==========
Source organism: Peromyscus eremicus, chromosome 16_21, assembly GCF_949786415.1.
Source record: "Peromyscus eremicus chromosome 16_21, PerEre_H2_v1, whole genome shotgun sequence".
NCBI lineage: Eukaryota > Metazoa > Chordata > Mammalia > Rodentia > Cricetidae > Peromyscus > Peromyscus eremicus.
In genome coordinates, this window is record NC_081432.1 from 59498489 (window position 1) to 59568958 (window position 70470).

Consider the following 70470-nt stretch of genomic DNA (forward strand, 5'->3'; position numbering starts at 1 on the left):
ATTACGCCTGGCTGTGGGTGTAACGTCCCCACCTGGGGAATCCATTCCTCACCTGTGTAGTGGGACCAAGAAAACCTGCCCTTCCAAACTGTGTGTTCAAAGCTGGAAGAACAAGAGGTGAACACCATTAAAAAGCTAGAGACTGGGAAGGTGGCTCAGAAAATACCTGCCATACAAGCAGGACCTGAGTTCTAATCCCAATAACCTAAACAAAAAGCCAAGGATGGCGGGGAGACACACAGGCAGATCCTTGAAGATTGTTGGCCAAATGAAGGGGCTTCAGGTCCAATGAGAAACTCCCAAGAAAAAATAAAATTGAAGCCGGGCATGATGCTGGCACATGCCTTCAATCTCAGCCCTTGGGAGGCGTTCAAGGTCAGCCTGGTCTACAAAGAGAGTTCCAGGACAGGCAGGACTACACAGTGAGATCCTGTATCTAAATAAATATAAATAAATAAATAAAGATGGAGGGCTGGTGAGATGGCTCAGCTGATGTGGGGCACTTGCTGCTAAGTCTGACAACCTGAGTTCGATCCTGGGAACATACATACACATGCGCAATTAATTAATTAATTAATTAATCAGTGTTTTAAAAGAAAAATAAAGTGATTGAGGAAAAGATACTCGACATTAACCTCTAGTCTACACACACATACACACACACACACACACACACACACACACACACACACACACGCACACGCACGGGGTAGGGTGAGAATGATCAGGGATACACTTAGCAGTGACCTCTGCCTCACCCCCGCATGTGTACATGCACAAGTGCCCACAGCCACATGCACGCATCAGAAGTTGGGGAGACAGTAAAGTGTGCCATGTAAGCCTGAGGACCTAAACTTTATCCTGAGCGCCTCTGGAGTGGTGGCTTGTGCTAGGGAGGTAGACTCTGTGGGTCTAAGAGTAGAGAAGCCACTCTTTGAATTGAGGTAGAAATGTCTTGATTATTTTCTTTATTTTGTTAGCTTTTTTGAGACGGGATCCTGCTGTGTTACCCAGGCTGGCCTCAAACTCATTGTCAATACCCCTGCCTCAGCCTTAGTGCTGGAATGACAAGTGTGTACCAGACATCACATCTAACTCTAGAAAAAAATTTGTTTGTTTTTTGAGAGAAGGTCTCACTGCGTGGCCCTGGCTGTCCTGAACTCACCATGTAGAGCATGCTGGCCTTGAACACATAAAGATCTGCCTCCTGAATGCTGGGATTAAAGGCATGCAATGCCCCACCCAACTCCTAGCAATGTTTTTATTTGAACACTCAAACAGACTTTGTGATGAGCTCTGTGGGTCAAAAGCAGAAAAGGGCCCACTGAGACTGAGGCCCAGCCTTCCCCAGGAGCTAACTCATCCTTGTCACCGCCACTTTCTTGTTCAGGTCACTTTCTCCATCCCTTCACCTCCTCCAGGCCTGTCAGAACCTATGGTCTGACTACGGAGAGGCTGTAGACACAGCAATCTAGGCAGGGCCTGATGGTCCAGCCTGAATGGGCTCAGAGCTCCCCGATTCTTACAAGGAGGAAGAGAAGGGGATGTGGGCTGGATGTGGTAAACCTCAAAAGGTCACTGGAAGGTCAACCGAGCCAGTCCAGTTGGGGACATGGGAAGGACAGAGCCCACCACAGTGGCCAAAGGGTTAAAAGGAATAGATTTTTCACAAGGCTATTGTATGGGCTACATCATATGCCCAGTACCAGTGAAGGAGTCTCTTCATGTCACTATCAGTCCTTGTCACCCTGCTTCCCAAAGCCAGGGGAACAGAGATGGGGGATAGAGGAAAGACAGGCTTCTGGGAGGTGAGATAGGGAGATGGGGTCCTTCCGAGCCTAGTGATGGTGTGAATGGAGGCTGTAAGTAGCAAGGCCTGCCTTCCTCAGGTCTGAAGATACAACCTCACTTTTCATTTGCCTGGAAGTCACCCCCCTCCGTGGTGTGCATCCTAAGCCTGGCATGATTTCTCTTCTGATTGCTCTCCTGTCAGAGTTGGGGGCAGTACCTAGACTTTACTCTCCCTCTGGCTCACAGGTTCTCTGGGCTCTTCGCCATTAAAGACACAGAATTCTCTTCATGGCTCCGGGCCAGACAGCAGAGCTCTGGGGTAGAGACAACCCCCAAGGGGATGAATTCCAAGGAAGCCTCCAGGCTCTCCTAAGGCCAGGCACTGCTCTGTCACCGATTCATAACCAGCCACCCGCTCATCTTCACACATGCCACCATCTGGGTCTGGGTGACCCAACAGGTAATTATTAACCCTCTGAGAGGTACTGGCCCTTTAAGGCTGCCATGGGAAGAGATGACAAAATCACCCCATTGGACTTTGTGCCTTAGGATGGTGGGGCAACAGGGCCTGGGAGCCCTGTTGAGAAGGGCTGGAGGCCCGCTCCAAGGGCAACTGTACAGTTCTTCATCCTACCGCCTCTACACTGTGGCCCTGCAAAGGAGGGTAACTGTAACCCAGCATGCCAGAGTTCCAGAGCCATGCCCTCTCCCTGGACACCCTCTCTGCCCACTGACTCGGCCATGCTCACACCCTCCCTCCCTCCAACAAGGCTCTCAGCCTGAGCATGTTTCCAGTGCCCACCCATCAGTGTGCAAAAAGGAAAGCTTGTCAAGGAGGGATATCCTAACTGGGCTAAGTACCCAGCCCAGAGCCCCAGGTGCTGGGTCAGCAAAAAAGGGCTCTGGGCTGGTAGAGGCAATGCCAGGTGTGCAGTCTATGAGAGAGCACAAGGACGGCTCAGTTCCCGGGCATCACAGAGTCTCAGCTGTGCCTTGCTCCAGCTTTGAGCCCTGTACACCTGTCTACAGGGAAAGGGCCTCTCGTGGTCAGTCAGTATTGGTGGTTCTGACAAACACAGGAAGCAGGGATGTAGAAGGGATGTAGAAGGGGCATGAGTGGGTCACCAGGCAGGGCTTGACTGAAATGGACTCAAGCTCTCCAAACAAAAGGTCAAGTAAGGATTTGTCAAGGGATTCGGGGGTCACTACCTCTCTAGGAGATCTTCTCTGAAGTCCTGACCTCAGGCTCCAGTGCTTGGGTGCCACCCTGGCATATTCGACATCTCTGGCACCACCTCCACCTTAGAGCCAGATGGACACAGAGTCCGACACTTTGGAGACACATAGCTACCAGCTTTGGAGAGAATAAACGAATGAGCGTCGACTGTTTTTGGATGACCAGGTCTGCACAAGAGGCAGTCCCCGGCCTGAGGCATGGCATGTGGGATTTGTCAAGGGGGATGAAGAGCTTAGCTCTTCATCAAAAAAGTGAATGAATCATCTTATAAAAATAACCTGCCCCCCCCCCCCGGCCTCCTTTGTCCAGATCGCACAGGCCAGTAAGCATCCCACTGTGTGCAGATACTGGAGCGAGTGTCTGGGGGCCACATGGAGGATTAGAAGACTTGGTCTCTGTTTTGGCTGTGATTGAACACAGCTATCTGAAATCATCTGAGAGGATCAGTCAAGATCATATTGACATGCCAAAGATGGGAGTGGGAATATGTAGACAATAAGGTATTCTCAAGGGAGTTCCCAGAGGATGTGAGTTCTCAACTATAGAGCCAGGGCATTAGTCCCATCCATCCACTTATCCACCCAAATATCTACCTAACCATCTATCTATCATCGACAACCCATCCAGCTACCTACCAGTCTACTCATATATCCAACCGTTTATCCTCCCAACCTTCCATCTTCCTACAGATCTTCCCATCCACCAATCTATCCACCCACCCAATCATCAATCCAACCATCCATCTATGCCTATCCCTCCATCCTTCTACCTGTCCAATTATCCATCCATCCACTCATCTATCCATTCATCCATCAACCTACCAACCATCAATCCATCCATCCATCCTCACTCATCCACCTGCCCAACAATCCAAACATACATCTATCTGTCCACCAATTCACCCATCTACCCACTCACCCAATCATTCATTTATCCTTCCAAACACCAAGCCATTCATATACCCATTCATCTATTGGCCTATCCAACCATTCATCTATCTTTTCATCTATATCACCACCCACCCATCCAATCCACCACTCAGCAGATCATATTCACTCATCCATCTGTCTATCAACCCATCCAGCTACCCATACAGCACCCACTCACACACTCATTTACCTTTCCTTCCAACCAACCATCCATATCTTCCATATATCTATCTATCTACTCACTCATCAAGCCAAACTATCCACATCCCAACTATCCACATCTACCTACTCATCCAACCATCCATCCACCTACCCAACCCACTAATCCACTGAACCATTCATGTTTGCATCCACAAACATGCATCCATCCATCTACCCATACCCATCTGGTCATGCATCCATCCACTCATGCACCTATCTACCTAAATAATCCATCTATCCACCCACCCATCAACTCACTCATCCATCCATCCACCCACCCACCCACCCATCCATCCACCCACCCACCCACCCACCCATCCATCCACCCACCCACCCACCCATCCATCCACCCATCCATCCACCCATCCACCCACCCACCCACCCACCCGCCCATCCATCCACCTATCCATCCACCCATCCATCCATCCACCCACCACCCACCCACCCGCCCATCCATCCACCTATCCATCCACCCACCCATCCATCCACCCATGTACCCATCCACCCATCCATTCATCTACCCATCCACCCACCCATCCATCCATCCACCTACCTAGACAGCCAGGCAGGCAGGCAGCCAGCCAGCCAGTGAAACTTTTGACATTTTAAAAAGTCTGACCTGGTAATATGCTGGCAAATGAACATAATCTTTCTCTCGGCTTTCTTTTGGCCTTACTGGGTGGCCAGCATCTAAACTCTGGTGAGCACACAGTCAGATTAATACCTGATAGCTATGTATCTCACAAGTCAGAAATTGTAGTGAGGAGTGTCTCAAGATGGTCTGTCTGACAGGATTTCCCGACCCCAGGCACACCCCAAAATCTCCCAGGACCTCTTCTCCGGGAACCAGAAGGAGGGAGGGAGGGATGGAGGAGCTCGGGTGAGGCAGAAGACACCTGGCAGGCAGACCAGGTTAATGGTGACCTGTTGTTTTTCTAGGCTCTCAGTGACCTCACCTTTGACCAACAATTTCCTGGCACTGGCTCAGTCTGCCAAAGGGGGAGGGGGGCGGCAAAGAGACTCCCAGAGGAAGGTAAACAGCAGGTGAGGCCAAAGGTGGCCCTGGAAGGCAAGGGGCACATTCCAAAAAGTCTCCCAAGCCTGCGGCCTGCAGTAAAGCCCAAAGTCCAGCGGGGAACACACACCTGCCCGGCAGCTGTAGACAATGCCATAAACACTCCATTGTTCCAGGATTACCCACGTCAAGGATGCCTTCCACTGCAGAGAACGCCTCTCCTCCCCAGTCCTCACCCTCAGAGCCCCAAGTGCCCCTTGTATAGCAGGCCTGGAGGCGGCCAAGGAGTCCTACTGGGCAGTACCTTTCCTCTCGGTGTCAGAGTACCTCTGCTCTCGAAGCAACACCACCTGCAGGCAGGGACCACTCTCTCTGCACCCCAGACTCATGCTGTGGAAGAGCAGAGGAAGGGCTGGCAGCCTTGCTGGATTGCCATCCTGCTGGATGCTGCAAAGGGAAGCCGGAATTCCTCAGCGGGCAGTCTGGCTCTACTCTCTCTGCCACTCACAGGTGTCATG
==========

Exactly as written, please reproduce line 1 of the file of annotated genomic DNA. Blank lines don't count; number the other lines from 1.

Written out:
Source organism: Peromyscus eremicus, chromosome 16_21, assembly GCF_949786415.1.